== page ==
Why are market forecasts so unreliable?

10 Apr 2014

By Patrick Fagan

It is often suggested that some of the smartest people in the world work in financial markets. Unfortunately, intelligence doesn't necessarily equate to the ability to correctly and consistently predict the movements of markets and individual securities. A number of factors explain why such predictions are so much more difficult than many people assume.

Forecasting – not a precise science

A forecast for an individual stock depends on a variety of assumptions. If just one of those assumptions proves incorrect, the forecast can be completely wrong. Interesting examples include Research in Motion (maker of the Blackberry mobile), Apple Inc. and the Tokyo Electric Power, who operated the Fukushima nuclear power plant in Japan.

In 2009, Research in Motion was receiving positive reports from numerous research analysts and brokers as popularity of the Blackberry device increased. However, things went quickly downhill for Research in Motion and by May 2012 its shares were trading at a fraction of the prices seen in 2009.

What the market and analysts didn't foresee was the phenomenal take–up of the Apple iPhone and devices running Google's Android operating system.

In early 2011, the nuclear power station operator Tokyo Electric Power (Tepco) was considered by many analysts as a stock with strong earning potential. On 11 March 2011, a devastating earthquake and tidal wave crippled the company's Fukushima nuclear power station, leaving thousands dead and forcing 160,000 people from their homes.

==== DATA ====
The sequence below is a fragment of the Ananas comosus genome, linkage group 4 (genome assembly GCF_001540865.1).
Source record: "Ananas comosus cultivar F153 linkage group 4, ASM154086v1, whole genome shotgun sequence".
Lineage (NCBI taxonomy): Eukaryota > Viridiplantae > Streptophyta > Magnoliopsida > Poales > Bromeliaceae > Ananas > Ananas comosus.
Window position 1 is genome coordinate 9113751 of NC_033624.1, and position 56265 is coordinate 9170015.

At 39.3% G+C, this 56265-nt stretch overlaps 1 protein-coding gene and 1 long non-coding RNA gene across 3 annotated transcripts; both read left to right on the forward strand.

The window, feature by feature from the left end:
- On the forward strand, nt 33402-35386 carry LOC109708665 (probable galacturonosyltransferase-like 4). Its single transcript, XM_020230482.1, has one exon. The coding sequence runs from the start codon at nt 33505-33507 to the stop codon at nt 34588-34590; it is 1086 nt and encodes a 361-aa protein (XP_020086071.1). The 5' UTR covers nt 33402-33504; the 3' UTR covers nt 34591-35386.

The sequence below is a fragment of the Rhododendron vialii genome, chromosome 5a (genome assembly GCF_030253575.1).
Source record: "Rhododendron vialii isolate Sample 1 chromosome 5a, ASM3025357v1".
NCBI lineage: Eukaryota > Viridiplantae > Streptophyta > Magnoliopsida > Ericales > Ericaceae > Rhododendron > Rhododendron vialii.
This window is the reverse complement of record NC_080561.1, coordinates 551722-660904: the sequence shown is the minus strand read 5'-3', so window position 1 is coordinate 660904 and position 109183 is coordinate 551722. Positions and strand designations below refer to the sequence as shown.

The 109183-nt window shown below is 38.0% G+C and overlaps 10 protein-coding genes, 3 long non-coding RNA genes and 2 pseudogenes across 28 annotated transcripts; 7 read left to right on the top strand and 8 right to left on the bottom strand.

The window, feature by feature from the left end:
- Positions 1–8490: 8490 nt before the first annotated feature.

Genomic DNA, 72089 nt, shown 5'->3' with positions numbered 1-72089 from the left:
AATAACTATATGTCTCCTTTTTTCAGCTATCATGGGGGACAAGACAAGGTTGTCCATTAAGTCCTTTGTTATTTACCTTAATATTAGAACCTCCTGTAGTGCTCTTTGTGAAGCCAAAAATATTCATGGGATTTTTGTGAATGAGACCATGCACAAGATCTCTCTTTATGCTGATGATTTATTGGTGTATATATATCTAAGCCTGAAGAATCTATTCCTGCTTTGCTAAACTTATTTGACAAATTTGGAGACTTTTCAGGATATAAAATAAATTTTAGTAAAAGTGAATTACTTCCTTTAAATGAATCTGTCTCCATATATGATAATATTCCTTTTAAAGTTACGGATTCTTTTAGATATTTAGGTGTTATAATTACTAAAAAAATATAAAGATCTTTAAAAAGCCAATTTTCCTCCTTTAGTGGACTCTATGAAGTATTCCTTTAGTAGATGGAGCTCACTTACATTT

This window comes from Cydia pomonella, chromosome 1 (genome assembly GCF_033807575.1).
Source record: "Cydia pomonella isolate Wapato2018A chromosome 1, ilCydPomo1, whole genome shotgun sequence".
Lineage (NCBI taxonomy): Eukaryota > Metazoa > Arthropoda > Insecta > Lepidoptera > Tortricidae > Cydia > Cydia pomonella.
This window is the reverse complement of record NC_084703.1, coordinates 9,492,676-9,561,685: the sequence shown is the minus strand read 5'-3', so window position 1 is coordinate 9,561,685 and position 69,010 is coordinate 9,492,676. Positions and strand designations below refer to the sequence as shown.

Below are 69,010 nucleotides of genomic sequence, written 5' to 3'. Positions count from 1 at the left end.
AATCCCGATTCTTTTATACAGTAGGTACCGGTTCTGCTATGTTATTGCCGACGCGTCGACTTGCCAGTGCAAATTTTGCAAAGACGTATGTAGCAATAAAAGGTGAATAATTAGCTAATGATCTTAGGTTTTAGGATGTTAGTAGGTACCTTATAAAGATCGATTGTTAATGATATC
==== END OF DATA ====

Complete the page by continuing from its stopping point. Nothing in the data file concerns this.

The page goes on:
Of course, nothing can compare to the human losses of that disaster. But over the 16–month period from the disaster to the end of April this year, Tepco was the worst performing stock on the Japanese equity market, falling nearly 90 percent in value. Tepco is now facing billions in compensation claims and has been seeking tens of billions in public funds to avert an outright collapse.

Safeguarding your future

Forecasting in financial markets is difficult because the assumptions underpinning a forecast can come undone, sometimes in spectacular fashion. Moreover, it is hard because accurate forecasting involves both a consideration of all the factors and a reliable prediction of events before they occur.

The possibility of industry–specific or stock–specific factors damaging an investment's value is the reason we should diversify – across stocks, across asset classes, across industries and across countries. The purpose of diversification is to reduce the severity of unexpected events. So my advice - expect the unexpected and diversify.

To learn more about Patrick, view his online profile.

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